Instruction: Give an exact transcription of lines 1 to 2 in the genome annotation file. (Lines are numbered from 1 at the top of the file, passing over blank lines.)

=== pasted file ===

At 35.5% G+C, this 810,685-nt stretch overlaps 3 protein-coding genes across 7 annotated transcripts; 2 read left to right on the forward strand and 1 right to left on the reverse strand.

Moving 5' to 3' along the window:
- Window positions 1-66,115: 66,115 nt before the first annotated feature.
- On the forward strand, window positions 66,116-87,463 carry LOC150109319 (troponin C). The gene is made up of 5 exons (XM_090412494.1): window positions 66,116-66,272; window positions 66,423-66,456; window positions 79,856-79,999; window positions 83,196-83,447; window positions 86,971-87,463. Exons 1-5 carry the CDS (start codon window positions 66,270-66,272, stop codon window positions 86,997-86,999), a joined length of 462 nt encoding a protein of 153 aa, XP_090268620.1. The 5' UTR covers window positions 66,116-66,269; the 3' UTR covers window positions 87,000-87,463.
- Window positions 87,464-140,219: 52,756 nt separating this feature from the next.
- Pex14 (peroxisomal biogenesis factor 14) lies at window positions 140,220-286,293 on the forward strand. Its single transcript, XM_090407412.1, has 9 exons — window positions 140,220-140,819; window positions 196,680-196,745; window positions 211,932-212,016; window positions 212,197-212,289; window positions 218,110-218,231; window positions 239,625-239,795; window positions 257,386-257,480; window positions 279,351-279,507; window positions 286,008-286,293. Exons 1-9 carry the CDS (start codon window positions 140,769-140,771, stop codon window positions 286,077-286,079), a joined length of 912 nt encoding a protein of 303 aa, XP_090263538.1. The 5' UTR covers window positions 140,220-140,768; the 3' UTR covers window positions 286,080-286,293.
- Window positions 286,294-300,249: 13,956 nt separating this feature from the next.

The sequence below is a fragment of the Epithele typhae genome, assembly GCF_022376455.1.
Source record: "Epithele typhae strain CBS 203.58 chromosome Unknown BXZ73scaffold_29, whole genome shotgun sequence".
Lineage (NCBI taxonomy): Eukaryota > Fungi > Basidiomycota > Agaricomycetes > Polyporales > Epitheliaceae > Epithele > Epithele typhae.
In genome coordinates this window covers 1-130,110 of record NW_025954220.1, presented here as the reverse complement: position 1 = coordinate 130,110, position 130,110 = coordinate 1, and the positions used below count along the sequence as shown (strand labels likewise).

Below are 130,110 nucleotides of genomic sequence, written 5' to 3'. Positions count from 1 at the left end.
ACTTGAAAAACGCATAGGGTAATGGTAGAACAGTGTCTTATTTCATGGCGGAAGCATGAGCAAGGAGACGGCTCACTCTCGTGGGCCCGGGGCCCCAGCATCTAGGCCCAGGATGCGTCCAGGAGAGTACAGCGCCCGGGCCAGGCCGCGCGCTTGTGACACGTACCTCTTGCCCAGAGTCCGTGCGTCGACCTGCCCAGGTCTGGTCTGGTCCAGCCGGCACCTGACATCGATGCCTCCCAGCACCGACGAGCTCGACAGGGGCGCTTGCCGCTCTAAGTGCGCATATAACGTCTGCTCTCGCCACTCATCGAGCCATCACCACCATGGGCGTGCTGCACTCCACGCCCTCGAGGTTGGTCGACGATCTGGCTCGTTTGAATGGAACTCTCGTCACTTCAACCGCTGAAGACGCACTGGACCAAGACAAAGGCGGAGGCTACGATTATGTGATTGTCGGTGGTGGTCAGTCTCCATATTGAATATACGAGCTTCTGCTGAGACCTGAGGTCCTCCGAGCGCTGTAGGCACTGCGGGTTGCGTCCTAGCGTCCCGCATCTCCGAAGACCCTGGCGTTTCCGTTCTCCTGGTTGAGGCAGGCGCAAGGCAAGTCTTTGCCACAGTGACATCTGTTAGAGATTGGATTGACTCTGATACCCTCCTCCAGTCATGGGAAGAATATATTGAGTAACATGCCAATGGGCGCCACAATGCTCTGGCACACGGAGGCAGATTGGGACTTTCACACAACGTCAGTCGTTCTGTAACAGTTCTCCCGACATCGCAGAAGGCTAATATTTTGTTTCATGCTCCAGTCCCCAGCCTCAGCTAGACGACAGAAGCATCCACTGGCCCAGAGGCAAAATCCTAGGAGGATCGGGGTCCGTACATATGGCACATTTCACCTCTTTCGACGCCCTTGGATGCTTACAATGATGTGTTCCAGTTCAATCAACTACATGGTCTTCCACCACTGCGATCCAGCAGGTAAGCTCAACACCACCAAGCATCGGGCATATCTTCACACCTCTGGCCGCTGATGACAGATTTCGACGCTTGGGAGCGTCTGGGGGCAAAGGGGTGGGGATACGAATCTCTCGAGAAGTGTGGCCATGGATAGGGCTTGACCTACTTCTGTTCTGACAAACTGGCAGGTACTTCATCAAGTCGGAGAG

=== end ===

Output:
At 35.5% G+C, this 810,685-nt stretch overlaps 3 protein-coding genes across 7 annotated transcripts; 2 read left to right on the forward strand and 1 right to left on the reverse strand.

Moving 5' to 3' along the window: